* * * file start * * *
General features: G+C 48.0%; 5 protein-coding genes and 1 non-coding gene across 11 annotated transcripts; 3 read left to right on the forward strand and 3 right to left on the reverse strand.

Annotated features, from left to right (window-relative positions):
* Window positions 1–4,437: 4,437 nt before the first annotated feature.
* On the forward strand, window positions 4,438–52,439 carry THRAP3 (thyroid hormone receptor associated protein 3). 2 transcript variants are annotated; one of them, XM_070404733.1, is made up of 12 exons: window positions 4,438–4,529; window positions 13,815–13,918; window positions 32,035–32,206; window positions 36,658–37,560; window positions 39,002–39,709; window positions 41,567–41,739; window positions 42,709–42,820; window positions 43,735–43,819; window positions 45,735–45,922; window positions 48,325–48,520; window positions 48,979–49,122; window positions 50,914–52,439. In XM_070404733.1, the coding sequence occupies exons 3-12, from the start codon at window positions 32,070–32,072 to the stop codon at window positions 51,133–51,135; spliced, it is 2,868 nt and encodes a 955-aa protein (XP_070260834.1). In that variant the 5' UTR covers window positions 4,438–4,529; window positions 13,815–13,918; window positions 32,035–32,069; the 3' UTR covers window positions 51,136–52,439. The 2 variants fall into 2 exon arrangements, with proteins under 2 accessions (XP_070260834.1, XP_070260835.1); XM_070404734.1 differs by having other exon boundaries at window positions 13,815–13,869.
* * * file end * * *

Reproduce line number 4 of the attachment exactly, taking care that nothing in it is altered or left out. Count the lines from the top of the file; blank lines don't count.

* On the forward strand, window positions 4,438–52,439 carry THRAP3 (thyroid hormone receptor associated protein 3). 2 transcript variants are annotated; one of them, XM_070404733.1, is made up of 12 exons: window positions 4,438–4,529; window positions 13,815–13,918; window positions 32,035–32,206; window positions 36,658–37,560; window positions 39,002–39,709; window positions 41,567–41,739; window positions 42,709–42,820; window positions 43,735–43,819; window positions 45,735–45,922; window positions 48,325–48,520; window positions 48,979–49,122; window positions 50,914–52,439. In XM_070404733.1, the coding sequence occupies exons 3-12, from the start codon at window positions 32,070–32,072 to the stop codon at window positions 51,133–51,135; spliced, it is 2,868 nt and encodes a 955-aa protein (XP_070260834.1). In that variant the 5' UTR covers window positions 4,438–4,529; window positions 13,815–13,918; window positions 32,035–32,069; the 3' UTR covers window positions 51,136–52,439. The 2 variants fall into 2 exon arrangements, with proteins under 2 accessions (XP_070260834.1, XP_070260835.1); XM_070404734.1 differs by having other exon boundaries at window positions 13,815–13,869.